Henry David Thoreau once said, “Most men live lives of quiet desperation.” Well, most men aren’t Hugh Culbreath.
As the Upper School social studies teacher at Academy Prep in St. Petersburg, his command of the classroom is obvious. So too is his love for what he’s teaching.
Filing into Mr. Culbreath’s class to watch him in action was an honor for all of Leadership Pinellas’ class of ’18. It was the crown jewel, in my opinion, of the whole Education Day.
The class of ’18 started the day at Pinellas Technical College where we learned that roughly 40% of high school students have no destination after graduation. Not just Pinellas, but nationwide.
Jakub Prokop, PTC director, explained that was part of the reason his school focuses on teaching skills with programs available ranging from culinary arts to composites manufacturing for aerospace. As a Master Automotive Technician who is now sitting for his PHD, Mr. Prokop represents the opportunities available to young kids leaving school and going into a trade.
Carl Lavender, managing officer at PTC, spoke about reaching out to the community and building an understanding that it isn’t just a college-or-nothing world. He said a lot of his message to parents or guardians that have children getting ready to graduate is to consider that our community, just like many across the country, is lacking a qualified workforce. Apprenticeships in trades can be just as meaningful and potentially more productive than college for many students, he said.
At Academy Prep, prior to getting to experience Mr. Culbreath’s social studies class, we were greeted like dignitaries by the 5th-8th graders as they lined the walkway to shake our hands. And these weren’t weak handshakes you might get from the guy at a retail store or from your great aunt. One young lady wowed this reporter with her level of respect and professionalism as she gripped my hand firmly and shook it exactly three times. I was taken aback having children of my own with whom I’ve tried to impart the handshake wisdom; if only they could have seen the impact it made.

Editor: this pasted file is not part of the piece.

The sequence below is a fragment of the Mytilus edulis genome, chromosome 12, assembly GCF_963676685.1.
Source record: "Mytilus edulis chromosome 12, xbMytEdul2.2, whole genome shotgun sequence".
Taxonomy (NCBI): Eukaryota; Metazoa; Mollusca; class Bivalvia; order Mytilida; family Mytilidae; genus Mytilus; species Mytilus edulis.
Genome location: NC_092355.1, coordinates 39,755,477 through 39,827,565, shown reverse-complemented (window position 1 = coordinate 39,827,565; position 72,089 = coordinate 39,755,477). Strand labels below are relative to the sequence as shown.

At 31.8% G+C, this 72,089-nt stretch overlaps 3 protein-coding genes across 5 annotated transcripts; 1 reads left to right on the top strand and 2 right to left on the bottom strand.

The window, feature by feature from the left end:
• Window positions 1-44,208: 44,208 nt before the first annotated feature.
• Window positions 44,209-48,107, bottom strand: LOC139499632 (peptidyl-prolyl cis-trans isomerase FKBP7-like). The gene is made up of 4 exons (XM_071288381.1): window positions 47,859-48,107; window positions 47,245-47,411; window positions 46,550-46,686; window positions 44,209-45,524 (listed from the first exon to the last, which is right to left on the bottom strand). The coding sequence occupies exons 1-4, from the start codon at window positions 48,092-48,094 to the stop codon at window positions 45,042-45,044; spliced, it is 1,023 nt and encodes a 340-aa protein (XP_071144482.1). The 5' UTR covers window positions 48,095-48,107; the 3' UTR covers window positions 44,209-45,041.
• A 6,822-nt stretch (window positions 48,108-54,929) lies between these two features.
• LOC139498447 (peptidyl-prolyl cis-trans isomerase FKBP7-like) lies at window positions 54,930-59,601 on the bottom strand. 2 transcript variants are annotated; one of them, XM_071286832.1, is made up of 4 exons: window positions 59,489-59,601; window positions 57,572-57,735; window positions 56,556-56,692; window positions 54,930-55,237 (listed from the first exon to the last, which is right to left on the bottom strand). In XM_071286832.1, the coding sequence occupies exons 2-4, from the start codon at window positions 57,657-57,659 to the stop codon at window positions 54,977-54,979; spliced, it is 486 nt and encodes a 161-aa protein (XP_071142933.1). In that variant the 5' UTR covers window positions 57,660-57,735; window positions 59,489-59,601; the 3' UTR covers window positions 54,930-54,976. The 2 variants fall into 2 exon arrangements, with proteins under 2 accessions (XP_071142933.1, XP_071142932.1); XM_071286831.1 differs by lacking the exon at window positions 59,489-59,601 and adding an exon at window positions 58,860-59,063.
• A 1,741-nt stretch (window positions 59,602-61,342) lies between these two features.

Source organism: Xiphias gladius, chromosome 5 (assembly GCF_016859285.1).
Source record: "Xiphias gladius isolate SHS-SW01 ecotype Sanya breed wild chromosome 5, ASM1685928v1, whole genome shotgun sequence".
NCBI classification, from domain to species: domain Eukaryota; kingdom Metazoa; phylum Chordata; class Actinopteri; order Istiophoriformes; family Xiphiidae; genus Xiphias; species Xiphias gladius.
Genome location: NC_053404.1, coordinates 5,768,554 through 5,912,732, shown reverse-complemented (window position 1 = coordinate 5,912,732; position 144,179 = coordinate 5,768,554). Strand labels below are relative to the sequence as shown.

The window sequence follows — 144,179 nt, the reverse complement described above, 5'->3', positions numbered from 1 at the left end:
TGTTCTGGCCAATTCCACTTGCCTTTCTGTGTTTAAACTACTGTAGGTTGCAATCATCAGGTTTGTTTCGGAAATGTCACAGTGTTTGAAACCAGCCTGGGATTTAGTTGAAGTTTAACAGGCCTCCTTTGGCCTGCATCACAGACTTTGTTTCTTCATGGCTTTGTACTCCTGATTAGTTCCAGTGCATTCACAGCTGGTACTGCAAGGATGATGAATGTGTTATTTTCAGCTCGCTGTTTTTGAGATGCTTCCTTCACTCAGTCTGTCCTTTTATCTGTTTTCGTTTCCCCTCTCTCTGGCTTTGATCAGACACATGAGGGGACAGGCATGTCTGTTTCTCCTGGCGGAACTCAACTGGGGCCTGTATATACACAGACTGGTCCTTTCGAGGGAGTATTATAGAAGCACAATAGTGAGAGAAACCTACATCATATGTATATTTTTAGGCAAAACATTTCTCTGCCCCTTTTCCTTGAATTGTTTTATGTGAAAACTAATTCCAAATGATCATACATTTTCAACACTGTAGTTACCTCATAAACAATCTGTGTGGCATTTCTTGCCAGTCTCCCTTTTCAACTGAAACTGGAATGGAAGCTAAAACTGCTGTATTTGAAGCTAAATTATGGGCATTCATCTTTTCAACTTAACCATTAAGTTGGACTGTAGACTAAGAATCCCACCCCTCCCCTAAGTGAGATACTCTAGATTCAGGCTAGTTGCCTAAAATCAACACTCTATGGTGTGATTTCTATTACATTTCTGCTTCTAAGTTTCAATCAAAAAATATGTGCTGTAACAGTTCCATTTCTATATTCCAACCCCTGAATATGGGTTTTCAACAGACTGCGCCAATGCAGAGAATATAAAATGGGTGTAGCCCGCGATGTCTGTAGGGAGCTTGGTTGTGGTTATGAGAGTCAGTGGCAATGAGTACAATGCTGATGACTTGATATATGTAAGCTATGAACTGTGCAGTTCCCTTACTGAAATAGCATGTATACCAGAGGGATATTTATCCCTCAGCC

Lacy Nash Miller, director of development for Academy Prep, led a panel of eight students, two from each grade, who told us how they really felt about 11-hour school days six days a week. You read that right. Six. Days. A. Week. It’s no wonder these kids are getting offered scholarships to go to some of the best private high schools in the country. These kids aren’t students in a classroom. They are assets to it.
The school’s motto says it all: “To inspire and empower students qualifying for need-based scholarships to become future community leaders through a rigorous middle school program coupled with ongoing graduate support.”
These kids are plucked from the community directly centered around its 2301 22nd St. S., St. Petersburg address and given a world-class education for free. The founders of this amazing facility’s surname is Fortune. How fitting considering it’s exactly what each graduate of Academy Prep has to look forward to in their future. Plenty of it, too.
At the Lew Williams Center for Early Learning, we got to see what many consider the most important part of child development, the early stages. As she led us into the building, Early Learning Coalition of Pinellas County CEO and Class of ’16 alum Lindsay Carson explained that children form the majority of synapses and connections in their brains well before they turn five. So, kindergarten, while very important, is potentially too late to really affect these most important stages. That’s where early learning comes in to play.
The best part of touring Lew Williams was the plentiful high-fives and hugs given to us by some of the cutest, and smallest, people we’ve encountered so far on this journey.
Many of us with children of our own were familiar with the next stop, the Stavros Institute. That’s because inside this giant space rests the coolest little town in the county: Enterprise Village. For those that had volunteered with fifth graders, the experience brought back flashbacks of high pitched screams and kids crying because their businesses flopped.
From there, Stavros Director Patricia Jeremiah-Pittman took us to the village’s sister town, Finance Park, meant for 8th graders in the county. Ms. Jeremiah-Pittman said that kids are assigned jobs and taught about paying the bills each month. This financial literacy program, she said, brings thousands of kids each year not just from Pinellas but from neighboring counties as well looking to educate their youth on the importance of personal finance.
Financing a college education can be expensive. Luckily, the Class of ’18 learned, there are schools like St. Petersburg College in our county.
Here, Stan Vitteote, Ph.D., the provost of the Clearwater campus, told us about the value in not just the initial two years of college SPC offers but also about their four-year programs. About 15% of students there, with the ability to grow to as much as 20%, are seeking four-year degrees. Mr. Vitteote told us that of his five children, two had graduated from SPC. Both went on to graduate school. Just listening to him talk about the value a college like SPC brings to the community was inspiring.
More inspiring was the beautiful new library we toured. Built to double as a public library for the surrounding community and a study space for students, it looked like a spaceship from inside with noise canceling pods filled with his students and their laptops.
One student was overheard asking another “What’s this group?” The student replied, “I don’t know, probably orientation.”
If only that were true. I think many of us could see ourselves spending afternoons learning about the world from this beautiful spot.